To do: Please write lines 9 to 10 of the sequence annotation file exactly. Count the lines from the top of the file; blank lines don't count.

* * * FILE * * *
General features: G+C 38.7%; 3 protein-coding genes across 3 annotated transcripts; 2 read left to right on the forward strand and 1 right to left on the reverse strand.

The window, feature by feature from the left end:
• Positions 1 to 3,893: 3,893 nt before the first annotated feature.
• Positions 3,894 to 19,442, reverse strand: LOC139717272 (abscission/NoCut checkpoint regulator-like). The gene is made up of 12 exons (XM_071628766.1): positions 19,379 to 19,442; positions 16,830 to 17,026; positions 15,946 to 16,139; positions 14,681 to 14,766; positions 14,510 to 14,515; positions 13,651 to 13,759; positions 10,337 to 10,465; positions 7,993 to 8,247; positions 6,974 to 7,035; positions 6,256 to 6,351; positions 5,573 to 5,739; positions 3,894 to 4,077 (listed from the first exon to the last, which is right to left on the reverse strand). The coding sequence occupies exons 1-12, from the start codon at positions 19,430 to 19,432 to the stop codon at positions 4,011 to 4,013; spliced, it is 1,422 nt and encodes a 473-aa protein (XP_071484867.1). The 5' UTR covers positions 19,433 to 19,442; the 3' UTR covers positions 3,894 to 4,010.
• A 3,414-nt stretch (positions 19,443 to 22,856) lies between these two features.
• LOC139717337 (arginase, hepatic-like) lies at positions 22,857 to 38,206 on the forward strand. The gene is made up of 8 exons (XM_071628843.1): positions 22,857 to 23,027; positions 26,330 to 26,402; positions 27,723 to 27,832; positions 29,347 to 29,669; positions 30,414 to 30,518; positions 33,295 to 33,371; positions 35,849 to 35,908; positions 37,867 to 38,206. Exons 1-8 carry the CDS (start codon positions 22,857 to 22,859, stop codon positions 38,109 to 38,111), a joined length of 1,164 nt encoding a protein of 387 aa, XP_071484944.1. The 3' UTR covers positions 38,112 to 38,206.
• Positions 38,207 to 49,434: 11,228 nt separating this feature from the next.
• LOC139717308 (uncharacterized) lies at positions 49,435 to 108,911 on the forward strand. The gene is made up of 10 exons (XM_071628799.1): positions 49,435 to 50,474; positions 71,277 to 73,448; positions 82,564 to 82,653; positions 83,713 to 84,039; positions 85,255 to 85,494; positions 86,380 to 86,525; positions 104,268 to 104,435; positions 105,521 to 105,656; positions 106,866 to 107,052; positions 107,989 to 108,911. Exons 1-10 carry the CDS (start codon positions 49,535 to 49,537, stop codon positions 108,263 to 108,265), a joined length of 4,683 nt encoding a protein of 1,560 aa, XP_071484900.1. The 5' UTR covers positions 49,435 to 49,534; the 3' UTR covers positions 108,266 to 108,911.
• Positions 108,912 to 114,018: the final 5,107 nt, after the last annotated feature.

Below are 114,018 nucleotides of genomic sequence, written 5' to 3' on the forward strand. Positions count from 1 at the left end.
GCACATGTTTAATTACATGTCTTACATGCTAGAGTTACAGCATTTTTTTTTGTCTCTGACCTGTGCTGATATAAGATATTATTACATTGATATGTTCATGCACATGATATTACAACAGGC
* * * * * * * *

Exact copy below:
• Positions 108,912 to 114,018: the final 5,107 nt, after the last annotated feature.

Below are 114,018 nucleotides of genomic sequence, written 5' to 3' on the forward strand. Positions count from 1 at the left end.